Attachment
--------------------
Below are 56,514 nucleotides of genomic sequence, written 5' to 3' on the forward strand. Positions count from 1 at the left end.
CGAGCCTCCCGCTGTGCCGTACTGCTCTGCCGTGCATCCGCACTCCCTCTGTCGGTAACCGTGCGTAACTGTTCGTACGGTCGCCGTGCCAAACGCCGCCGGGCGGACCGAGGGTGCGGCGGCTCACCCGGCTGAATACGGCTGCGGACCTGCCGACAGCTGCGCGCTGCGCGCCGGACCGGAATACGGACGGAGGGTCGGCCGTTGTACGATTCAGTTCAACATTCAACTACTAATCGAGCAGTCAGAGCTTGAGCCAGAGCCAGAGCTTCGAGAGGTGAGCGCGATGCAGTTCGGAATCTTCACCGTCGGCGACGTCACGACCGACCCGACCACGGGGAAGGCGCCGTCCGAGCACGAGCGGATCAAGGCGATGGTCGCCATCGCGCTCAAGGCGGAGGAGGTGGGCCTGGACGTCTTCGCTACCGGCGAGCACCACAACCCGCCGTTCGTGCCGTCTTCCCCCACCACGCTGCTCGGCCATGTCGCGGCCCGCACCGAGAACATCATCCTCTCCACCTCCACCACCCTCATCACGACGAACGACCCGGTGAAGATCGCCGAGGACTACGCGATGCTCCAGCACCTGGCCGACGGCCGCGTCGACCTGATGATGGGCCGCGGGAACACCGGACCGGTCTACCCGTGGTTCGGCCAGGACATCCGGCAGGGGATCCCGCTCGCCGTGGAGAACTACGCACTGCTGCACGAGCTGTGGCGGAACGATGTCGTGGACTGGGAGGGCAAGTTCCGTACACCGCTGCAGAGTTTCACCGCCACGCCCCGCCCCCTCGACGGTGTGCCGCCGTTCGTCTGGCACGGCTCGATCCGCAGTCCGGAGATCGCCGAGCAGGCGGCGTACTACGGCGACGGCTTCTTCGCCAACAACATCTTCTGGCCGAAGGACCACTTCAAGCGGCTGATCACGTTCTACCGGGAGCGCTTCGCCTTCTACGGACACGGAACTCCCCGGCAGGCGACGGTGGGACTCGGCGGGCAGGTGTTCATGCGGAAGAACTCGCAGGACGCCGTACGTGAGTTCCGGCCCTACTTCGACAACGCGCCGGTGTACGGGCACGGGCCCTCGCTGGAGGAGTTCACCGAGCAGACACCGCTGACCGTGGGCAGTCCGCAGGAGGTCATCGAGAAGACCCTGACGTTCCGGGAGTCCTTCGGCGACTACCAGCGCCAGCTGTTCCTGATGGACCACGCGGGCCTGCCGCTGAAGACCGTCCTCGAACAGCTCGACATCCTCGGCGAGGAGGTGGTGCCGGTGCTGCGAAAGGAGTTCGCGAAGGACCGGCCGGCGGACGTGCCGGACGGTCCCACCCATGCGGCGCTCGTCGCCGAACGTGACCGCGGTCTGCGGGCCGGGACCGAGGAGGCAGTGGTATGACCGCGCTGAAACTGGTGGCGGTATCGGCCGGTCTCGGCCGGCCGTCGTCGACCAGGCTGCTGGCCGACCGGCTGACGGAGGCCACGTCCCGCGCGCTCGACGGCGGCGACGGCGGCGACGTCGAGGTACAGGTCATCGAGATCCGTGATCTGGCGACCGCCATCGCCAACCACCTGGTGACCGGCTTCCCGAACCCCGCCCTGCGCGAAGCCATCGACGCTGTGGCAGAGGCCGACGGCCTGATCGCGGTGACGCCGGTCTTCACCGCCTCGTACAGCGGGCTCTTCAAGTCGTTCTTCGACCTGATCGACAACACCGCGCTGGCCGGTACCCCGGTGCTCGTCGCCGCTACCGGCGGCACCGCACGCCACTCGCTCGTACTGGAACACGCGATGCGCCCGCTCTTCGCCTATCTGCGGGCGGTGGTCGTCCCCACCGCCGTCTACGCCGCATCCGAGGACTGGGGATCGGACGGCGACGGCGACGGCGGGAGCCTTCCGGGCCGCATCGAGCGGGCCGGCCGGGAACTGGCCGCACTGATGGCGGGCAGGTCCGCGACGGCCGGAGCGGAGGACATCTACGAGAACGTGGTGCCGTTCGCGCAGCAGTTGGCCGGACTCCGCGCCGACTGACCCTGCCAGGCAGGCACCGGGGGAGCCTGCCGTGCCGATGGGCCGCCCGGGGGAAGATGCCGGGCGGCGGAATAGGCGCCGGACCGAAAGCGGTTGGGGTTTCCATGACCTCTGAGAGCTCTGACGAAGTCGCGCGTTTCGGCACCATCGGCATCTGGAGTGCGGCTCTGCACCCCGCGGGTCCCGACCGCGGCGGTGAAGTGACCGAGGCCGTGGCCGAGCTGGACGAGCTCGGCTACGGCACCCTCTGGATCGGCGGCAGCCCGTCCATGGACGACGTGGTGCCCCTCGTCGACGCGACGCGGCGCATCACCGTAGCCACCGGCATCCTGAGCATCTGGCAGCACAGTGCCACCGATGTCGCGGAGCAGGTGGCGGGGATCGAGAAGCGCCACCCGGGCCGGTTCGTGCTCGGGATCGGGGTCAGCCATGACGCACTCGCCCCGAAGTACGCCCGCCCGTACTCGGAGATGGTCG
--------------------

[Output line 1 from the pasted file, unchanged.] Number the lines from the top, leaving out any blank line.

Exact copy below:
Below are 56,514 nucleotides of genomic sequence, written 5' to 3' on the forward strand. Positions count from 1 at the left end.